'The part of the kangaroo most esteemed for eating is the loins; but the tail, which abounds in gelatine, furnishes an excellent and nourishing soup: the hind legs are coarse, and usually fall to the share of the dogs. The natives (if they can be said to have a choice) give a preference to the head. The flesh of the full-grown animal may be compared to lean beef, and that of the young to veal; they [14] are destitute of fat, if we except a little occasionally between the muscles and integuments of the tail. The colonial dish, called a steamer, consists of the flesh of this animal dressed with slices of ham. The liver, when cooked, is crisp and dry, and is considered a substitute for bread.'—Ibid. p. 289.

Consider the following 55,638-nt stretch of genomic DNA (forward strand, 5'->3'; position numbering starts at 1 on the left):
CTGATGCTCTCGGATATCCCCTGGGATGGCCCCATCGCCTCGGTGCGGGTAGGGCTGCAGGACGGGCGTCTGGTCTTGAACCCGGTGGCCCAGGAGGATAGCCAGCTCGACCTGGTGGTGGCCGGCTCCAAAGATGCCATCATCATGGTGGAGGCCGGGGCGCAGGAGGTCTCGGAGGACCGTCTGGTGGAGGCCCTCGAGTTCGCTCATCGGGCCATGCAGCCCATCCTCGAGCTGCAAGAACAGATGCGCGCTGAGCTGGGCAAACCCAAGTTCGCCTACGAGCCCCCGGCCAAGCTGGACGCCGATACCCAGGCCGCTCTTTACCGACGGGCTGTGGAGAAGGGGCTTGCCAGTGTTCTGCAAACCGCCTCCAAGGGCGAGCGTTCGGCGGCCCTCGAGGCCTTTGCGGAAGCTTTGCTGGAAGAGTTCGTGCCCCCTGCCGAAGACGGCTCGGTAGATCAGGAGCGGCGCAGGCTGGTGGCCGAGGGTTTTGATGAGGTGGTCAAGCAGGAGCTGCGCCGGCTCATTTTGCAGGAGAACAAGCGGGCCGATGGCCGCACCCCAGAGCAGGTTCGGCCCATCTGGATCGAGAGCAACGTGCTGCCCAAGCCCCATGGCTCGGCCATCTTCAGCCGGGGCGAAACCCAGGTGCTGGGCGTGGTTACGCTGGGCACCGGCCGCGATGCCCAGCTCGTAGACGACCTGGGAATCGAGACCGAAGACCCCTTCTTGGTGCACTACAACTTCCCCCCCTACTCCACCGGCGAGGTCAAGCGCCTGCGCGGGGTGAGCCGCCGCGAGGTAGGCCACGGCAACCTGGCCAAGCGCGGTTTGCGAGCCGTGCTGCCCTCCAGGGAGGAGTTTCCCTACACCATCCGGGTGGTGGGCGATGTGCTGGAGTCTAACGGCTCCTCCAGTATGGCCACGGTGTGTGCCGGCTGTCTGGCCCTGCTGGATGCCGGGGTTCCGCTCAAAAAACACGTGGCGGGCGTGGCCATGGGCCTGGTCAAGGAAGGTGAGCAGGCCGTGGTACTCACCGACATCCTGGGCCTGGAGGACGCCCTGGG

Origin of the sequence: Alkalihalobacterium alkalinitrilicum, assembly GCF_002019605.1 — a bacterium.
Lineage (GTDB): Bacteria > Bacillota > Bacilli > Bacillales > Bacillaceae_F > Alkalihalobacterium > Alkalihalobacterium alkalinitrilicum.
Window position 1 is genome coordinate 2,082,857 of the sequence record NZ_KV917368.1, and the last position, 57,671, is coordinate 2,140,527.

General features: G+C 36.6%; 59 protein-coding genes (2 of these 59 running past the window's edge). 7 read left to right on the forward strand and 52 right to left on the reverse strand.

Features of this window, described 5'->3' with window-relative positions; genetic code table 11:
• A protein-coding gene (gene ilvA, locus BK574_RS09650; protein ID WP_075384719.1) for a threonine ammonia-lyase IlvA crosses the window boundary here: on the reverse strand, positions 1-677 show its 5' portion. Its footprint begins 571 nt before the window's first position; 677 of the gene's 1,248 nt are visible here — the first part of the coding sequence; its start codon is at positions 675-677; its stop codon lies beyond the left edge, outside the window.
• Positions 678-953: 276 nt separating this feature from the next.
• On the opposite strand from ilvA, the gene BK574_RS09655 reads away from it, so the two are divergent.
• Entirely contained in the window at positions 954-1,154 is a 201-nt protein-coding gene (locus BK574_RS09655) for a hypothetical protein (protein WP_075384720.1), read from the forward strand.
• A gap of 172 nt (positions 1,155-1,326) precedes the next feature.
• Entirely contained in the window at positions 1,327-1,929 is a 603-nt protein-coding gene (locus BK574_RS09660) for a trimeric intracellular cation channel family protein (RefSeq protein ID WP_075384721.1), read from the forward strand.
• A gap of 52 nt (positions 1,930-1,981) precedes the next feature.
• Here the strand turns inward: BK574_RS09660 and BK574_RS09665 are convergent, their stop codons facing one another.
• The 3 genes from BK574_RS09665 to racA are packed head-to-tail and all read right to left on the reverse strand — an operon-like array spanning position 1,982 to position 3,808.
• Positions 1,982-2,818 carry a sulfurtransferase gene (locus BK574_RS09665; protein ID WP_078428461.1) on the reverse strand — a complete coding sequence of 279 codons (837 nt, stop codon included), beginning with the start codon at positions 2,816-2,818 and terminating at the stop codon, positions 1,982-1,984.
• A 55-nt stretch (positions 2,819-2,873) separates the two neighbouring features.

The passion of the aborigines for hunting kangaroos, opossums, and so forth, appears to be inextinguishable, but to be much more intimately connected with the cravings of the stomach than with any of the nobler stimulants of the chase. The moment the kangaroo is killed, the struggle begins, not, as in an English field, for the brush, as a trophy, but for a limb to be forthwith broiled (with the hair on) and devoured. Nay, in many cases, they do not even wait for any application of fire, but, tearing the animal joint from joint, knock off the end of a bone instanter, and begin sucking the marrow before it has time to get cold. No abundance of beef and potatoes seems to damp in the smallest degree these ancestral appetites ; and no new artificial habits strike deep enough to interfere with their immediate indulgence when opportunity is afforded. A friend of our author observed a native woman, well clothed, and of really decent appearance, engaged in some domestic offices in the plentiful kitchen of a farmer on the Murrumbidgee. He expressed his satisfaction at what he saw, but was assured that, though she had just risen from a capital dinner, if she discovered an opossum on the top of a tree, she would instantly strip herself to the skin, and mount seventy or eighty feet into the air, rather than lose the chance of securing such a bonne-bouche.